Not Just for Kids

Vol. 8, No. 22
June 1-7, 2000
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I Was a Kid Crabber

My dad loves to tell stories about dip-netting for crabs in the sea grasses in front of Fairhaven when he was a kid. He liked it so much that he became a crabber after he graduated from college. About four times each summer dad would take me out on the boat with him. When I was young, I'd bring a book and huddle in the bow, reading or talking to dad. But once I reached about 10, I was able to work.

I'd get ready the night before, picking out an old T-shirt and grungy pants, then a hat and sweatshirt. At about 4:30 the next morning, Dad would wake me up. I would pull on my clothes and nibble some breakfast. We'd climb into the big pickup truck that smelled like gasoline and bait-fish (but that was comforting to me because it reminded me of him), and as the engine rumbled in the cool, early morning air, I'd struggle to stay awake.

When we got to the marina, dad would get things ready, loading the bait and tinkering with the engine. I'd put on a pair of dad's big rubber gloves as the boat pulled out of the slip. Once we reached his traps, each marked with black and yellow buoys, the work would begin. Dad would pull them out of the water and dump the crabs into a tray. I'd start culling them: sorting the crabs into males, females and lights (crabs who had shed recently), putting them in separate bushel baskets for each kind. The basket of males always seemed to fill up first. If a crab was too small to keep by law, I would throw it overboard. I always liked to watch them as they swam away free.

I got pretty used to snatching crabs after the first hour or so. You just had to know where to grab them; either from the back, where they can't reach you with their claws, or by the side tips of their shells, also out of the way of their pinchers. I still got pinched sometimes. The hardest part was getting them to let go. The more you try to shake them off, the harder they cling on!

The process would go on, and as the sun rose, gulls and other seabirds would come to collect the bait-fish from traps whose contents had already been harvested. We' d eat lunch at about 8am, but it felt like noon to us because we'd been up since four.

It was hard work – but it was fun. Time passed quickly as my dad and I talked and listened to the radio together. At about noon, we'd start to head back. By that time, we were sweaty and smelly, yanking our grungy gloves off and taking last swigs out of our bottles of water. I remember not being able to wait to take a shower.

Before leaving, we'd unload the bushels of crabs, still alive and rustling in the baskets, into the refrigerator on the back of the truck. I'd climb into the truck, yawn, and be thankful I'd get to sleep the next morning but happy to know I'd be able to come back another day.

Meet the Famous Blue Crab

Blue crabs help make the Chesapeake Bay famous. They are fun to catch and delicious to eat. But what do they like to eat? Why are they so hard to catch sometimes?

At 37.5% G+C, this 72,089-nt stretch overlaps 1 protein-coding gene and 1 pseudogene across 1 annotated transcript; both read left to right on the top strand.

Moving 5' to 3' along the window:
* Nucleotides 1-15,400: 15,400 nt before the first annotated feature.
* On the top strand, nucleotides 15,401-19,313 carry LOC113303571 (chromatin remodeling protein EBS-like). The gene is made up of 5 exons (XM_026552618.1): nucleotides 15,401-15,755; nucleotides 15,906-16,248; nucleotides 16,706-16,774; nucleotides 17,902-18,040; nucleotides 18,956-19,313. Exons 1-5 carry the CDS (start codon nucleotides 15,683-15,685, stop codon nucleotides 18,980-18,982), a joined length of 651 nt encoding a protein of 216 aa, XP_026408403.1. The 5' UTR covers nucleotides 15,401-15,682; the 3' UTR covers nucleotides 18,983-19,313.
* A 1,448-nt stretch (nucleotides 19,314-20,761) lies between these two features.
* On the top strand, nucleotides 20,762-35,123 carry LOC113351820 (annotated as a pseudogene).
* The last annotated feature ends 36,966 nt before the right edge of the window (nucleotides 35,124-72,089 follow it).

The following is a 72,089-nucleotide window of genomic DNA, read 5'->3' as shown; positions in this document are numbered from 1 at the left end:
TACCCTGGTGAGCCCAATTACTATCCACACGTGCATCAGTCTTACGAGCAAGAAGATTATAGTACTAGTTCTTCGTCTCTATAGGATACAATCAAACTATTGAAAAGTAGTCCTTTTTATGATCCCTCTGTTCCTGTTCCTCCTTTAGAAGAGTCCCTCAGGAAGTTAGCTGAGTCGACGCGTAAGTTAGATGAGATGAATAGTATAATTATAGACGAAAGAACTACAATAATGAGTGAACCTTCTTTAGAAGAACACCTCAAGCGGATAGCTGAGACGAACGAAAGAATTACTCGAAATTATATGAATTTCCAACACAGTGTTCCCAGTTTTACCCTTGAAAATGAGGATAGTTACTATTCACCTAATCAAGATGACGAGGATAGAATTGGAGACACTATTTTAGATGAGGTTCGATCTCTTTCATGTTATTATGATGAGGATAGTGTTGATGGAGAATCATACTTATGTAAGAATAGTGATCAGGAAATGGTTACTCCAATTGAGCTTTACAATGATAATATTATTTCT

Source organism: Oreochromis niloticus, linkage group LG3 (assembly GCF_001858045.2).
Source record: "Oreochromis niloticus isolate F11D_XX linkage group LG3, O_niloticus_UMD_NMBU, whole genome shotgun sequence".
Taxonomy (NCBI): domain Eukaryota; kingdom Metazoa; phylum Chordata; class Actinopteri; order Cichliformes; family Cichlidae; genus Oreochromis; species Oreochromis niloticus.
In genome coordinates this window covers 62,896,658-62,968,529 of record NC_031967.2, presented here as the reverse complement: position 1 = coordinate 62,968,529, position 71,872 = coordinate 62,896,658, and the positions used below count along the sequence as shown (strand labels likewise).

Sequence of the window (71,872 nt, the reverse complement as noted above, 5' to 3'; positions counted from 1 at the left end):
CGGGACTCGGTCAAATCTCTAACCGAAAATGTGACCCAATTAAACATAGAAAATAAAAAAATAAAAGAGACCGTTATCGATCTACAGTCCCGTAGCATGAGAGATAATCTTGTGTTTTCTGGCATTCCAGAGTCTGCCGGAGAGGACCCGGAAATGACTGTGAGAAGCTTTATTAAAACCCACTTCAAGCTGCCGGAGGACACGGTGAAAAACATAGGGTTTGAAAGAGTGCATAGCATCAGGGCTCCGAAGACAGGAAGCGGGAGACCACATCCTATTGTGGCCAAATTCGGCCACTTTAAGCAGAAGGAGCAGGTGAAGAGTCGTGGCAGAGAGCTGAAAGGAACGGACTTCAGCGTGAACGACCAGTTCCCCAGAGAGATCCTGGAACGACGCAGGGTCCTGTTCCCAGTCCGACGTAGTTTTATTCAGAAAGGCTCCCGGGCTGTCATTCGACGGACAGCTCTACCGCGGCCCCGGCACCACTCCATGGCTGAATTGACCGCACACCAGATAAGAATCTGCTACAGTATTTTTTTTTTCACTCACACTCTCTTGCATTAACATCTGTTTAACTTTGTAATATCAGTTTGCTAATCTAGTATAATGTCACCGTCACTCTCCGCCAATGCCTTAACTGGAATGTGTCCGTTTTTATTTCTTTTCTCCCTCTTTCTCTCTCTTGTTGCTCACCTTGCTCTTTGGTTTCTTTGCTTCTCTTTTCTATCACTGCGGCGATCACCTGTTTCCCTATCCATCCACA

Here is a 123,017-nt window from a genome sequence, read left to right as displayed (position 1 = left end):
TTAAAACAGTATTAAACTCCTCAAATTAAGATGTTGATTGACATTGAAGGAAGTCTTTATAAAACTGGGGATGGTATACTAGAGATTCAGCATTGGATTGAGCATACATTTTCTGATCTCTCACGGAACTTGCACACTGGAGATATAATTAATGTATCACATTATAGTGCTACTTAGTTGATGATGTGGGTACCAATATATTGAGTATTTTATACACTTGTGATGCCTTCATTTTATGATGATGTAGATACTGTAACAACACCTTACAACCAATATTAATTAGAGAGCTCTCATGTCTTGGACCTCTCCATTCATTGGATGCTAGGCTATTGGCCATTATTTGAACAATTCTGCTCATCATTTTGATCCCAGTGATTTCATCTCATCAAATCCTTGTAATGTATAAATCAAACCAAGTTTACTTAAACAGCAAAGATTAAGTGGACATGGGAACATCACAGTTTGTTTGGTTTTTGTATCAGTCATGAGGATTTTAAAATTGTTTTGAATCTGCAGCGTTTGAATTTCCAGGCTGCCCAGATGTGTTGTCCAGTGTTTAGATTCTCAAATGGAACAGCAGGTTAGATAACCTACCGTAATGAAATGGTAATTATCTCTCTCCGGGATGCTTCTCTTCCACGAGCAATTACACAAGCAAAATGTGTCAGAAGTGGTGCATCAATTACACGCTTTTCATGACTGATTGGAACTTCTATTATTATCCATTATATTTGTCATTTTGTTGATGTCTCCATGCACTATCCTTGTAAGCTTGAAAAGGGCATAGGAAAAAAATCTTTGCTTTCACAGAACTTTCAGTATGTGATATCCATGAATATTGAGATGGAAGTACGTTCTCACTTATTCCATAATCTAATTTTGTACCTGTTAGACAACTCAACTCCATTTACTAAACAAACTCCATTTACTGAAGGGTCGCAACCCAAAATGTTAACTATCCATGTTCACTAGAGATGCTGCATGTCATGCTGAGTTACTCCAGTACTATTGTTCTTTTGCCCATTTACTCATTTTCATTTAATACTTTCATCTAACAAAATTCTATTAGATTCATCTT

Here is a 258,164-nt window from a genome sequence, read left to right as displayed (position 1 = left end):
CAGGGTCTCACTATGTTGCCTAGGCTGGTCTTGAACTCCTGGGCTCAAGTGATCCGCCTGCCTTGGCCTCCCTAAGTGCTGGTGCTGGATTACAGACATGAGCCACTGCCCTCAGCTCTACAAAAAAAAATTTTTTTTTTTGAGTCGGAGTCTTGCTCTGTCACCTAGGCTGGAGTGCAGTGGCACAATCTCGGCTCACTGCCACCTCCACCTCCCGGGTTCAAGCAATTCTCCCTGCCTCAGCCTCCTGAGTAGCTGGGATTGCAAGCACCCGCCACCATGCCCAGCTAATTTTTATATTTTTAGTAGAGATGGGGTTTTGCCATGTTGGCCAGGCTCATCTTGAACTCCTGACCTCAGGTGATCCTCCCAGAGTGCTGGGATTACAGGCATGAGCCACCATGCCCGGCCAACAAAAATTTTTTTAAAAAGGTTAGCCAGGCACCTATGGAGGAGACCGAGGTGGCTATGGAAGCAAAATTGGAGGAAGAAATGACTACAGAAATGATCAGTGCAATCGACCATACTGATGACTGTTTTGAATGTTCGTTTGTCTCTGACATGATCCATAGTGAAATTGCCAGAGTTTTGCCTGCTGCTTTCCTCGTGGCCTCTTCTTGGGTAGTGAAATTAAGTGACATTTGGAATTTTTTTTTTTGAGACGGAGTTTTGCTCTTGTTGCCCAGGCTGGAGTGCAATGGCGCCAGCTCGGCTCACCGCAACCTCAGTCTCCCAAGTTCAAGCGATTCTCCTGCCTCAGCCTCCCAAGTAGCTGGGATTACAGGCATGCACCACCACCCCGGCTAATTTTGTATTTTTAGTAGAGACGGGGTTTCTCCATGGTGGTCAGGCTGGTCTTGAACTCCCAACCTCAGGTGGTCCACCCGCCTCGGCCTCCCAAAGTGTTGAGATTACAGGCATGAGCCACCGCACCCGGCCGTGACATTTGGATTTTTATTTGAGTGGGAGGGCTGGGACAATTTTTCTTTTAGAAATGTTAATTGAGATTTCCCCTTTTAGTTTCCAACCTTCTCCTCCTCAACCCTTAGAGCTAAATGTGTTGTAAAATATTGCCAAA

Crabs love dead fish, clams, oysters and anything else they can get a jump on. They are keen hunters and since their fifth pairs of legs are shaped like paddles, they are great swimmers, too.

Let’s Go Crabbing!
There goes one. Oops … missed another one!

Crabbing is one of our favorite summer pastimes, but you’ve got to be quick to catch those speedy creatures. How do you fish for crabs? Read Diversions & Excursions: Crabbing with Kids.

Here are the legal sizes:
5" limit hardshell • 3 1/2" softshell • 3" peeler

Kids' Calendar

Birds of a Feather
Sat. June 3 (10-10:30am, 11-11:30am)-Feel a feather, see some pretty birds up close and sing like a chorus of happy birds. Ages 2-3. Battle Creek Cypress Swamp, Port Republic: rsvp: 410/535-5327.

A Mouse at Story Hour
Fri. June 2 (10am)- Create a mouse of your own and discover the secrets of colors while listening to Mouse Magic by Ellen Stoll Walsh. Preschoolers. Barnes & Noble, Harbour Center: 410/573-1115.

Myths & Tall Tales
Sat. June 3 (2-3pm)- That’s just an old wife’s tale, or is it? Is the winter colder when the wooly bear is all black? How did the Milk Snake get its name? Find out the answers. Battle Creek Cypress Swamp, Port Republic. rsvp: 410/535-5327.

Kids’ Day on the Farm
Sun. June 4 (11-5)-Get to know farm animals, enjoy pony rides, or try out a pedal-powered tractor pull. Hands-on activities and chances to explore Southern Maryland Heritage, plus dancing, music and a talent show with local school kids. 410/586-8501.

Stimulate Summer Minds
Tue. June 6 (7pm)-Talk about a great book, My Parents Think I’m Sleeping, by Jan Prelutskey. Ages 6-8. Borders Books, Bowie: 301/352-5560.

Artward Bound
Discover Baltimore’s Walters Art Gallery this summer. Artward Bound features Lively Landscapes and An Eye For Detail, special exhibitions for all ages. Artpacks available to help guide kids and parents then drop by the craft tables to make a landscape treasure of your own: 410/547-9000.

Make Music
Have fun at Arnold Summer Music Camp for band, strings and guitar, July 10-21. Activities include solo and ensemble studies, guest performers, maintenance and repair, a talent show and group concert. Hours are 9am–3pm, Mon-Fri.
rsvp: 410/353-8069

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Bay Weekly